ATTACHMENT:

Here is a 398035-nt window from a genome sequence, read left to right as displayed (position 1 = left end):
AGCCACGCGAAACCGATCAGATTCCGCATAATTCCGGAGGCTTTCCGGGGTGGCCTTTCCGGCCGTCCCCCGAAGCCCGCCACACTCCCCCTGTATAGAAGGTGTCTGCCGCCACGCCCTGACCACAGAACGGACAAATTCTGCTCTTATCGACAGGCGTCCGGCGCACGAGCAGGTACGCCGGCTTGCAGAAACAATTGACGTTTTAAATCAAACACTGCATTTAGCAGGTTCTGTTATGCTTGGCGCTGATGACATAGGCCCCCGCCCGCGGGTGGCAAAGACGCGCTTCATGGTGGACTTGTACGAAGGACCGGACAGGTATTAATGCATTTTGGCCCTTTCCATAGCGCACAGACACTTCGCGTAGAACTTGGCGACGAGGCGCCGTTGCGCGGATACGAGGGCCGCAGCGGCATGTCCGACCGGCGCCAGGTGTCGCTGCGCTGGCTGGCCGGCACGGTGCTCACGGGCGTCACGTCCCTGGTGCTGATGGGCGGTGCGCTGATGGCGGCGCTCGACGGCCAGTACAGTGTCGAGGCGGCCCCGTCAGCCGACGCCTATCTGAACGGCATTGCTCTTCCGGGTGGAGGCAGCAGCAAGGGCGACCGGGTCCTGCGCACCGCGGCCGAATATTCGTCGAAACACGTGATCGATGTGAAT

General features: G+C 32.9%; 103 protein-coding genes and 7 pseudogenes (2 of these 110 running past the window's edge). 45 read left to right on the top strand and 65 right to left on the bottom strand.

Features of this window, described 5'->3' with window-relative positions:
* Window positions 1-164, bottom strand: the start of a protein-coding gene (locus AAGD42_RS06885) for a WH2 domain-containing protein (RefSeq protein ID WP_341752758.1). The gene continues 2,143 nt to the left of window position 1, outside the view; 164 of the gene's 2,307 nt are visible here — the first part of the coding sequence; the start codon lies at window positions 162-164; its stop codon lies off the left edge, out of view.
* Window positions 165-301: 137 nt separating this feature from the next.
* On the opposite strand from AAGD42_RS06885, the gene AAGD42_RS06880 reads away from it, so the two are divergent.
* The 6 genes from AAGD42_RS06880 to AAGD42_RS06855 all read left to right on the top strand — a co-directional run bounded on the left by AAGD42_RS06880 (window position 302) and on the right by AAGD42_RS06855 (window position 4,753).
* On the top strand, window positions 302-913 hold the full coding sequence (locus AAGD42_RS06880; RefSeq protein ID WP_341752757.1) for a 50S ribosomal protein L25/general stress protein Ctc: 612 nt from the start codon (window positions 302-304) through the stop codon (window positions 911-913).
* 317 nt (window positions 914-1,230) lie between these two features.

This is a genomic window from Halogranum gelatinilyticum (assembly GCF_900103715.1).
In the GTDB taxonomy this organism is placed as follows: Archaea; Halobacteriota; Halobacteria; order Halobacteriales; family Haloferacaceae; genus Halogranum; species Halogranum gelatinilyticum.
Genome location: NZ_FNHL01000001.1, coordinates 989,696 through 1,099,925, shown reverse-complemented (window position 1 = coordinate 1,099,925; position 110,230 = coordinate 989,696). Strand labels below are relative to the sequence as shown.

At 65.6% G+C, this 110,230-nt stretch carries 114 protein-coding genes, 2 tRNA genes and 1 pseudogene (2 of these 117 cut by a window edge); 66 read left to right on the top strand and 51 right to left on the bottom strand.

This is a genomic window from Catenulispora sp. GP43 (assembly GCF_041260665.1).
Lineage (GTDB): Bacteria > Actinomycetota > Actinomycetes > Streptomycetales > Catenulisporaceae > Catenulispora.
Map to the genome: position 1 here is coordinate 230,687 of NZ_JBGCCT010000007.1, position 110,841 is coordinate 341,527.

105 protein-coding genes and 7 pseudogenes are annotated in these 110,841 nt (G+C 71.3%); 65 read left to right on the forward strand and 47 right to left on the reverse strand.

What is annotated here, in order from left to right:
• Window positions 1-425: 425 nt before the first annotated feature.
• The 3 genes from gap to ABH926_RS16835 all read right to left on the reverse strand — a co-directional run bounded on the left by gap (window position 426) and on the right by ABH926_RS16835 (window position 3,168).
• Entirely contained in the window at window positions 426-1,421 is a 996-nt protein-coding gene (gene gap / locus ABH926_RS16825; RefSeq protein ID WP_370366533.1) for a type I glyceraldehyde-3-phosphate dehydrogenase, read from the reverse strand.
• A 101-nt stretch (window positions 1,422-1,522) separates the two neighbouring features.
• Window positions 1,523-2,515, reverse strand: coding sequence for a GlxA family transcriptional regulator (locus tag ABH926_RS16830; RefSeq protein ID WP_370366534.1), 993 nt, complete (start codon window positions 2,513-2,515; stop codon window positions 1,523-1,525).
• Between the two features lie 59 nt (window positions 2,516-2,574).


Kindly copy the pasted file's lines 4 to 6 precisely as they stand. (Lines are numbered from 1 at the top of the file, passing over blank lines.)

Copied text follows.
Features of this window, described 5'->3' with window-relative positions:
* Window positions 1-164, bottom strand: the start of a protein-coding gene (locus AAGD42_RS06885) for a WH2 domain-containing protein (RefSeq protein ID WP_341752758.1). The gene continues 2,143 nt to the left of window position 1, outside the view; 164 of the gene's 2,307 nt are visible here — the first part of the coding sequence; the start codon lies at window positions 162-164; its stop codon lies off the left edge, out of view.
* Window positions 165-301: 137 nt separating this feature from the next.